04 January, 2014

The No. 1 Ladies’ Detective Agency, by Alexander McCall Smith. Book review

Abacus 2008. ISBN 978-0-349-11675-4. 233 pages.

The No. 1 Ladies’ Detective Agency is set in Botswana in the 1990s.  All the characters are fictional.

Mma Precious Ramotswe is the first and only lady detective in Botswana. Having established the No. 1 Ladies’ Detective Agency with a modest legacy from her beloved father Obed, she now sets herself to solving her clients’ problems, large and small. In this she has the help of her secretary, Mma Makutsi, various old friends and acquaintances at the hospital and in the police, and the shy Mr J.L.B. Matekoni, owner of Tlokweng Road Speedy Motors. But her greatest assets are her own powers of observation, intelligence, and a keen appreciation of the foibles of human nature.

The No. 1 Ladies’ Detective Agency is a highly enjoyable, light, quick read. The book is structured more like a collection of linked short stories than a novel, making it easy to read in short snatches of time. Most of the cases occupy a single chapter, and there are also stories describing Mma Ramotswe’s childhood and her father’s time working in the South African mines. A sweet and understated love story runs through the book as a common thread.

Most of Mma Ramotswe’s cases are human puzzles, rather than serious crimes. Sometimes no crime at all has been committed.  Where crime is involved, it is more likely to be fraud or theft than murder, and when Mma Ramotswe solves the case and confronts the miscreant, matters are usually resolved swiftly and humanely.  Even when darker aspects intrude, such as traditional witchcraft and a potential clash with the local organised crime boss, they do not overshadow the generally wholesome atmosphere.  The most chilling aspect of the novel is the description of Obed Ramotswe’s time in the mines, which is safely in the past.  Readers who expect a mystery novel to be packed with danger and drama may find The No. 1 Ladies’ Detective Agency something of a let-down; conversely, readers who like a tale full of engaging characters and human eccentricity will find much to enjoy.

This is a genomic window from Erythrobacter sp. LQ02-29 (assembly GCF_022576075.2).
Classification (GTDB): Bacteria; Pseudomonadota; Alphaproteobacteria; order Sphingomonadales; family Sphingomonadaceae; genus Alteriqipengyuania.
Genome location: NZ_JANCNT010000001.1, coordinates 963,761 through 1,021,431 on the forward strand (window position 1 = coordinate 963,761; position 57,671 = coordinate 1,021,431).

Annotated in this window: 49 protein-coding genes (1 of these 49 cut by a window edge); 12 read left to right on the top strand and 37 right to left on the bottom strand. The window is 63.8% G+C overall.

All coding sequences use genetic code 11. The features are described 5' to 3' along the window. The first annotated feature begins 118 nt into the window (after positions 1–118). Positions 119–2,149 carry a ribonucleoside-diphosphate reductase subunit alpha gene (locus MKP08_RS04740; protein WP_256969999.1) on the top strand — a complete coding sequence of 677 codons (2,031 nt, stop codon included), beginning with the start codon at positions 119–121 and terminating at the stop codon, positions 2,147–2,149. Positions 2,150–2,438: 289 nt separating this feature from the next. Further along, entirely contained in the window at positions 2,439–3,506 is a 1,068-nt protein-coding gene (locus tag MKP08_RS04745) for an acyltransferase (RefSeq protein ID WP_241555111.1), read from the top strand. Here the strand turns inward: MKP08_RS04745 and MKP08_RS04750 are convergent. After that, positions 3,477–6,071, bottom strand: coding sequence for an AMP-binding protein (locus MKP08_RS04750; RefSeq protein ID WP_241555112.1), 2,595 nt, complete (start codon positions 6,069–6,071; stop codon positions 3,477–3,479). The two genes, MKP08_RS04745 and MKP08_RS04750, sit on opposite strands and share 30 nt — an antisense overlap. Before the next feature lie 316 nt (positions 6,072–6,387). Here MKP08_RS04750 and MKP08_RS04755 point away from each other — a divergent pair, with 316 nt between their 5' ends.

Botswana is described with great affection. Mma Ramotswe is proud of her country and has a deep love for its landscapes, wildlife and culture (both traditional and modern).  This is all the more effective because the affection does not tip over into sentimentality. The harshness of the dry landscape is recognised as well as its beauty, the very real dangers posed by wildlife such as cobras and crocodiles are accepted, and the drawbacks of traditional culture are acknowledged. For example, Mma Ramotswe recognises that the tradition of supporting relatives is open to abuse by ‘charlatans and parasites’, as she puts it. Women in particular can be appallingly badly treated. The kindly cousin who brings up Mma Ramotswe as a little girl has been abandoned by her first husband in favour of another woman, and then treated as a despised domestic slave by her own mother and grandmother – all of which is accepted as quite normal.  Mma Ramotswe herself has an abusive marriage in her past. The cousin hopes that this state of affairs will change for the better, and takes great care to educate little Precious Ramotswe.  By the time of the novel it is evidently possible for women who have some money of their own to live independently and to own businesses and property, as Mma Ramotswe does, yet it is still accepted as normal for a woman to have her career path blocked regardless of her ability (“I don’t think I can get any higher because all the men are afraid I will make them look stupid,” as one character says).

Characterisation is deft and vivid, with even minor characters given individual personalities in a few bold strokes. As the central character, Mma Ramotswe is described in most detail, with her strong sense of right and wrong, compassion, warmth and shrewd insight into human behaviour. She is not always infallible, though, as demonstrated by the case where she completely (and comically) fails to anticipate the client’s reaction when presented with the requested evidence.

I found it useful to have an atlas to hand to locate the main places mentioned in the text, as there is no map in the paperback.

Enjoyable, warm-hearted collection of tales from the casebook of Botswana’s first lady detective.


Constance Brewer said...

A book set in Botswana? That alone is worth a look.

Carla said...

Constance - yes, the book is a fun read anyway, but the setting adds something extra. Hope you enjoy it!

Marlia said...

They have also made a TV series based on the books- you may know this. It really reflects the warmth of the books.

Carla said...

Marlia - Hello and welcome! Yes, it was a BBC adaptation, wasn't it? I've only seen one of the programmes, and I remember liking it. For some reason I missed the others.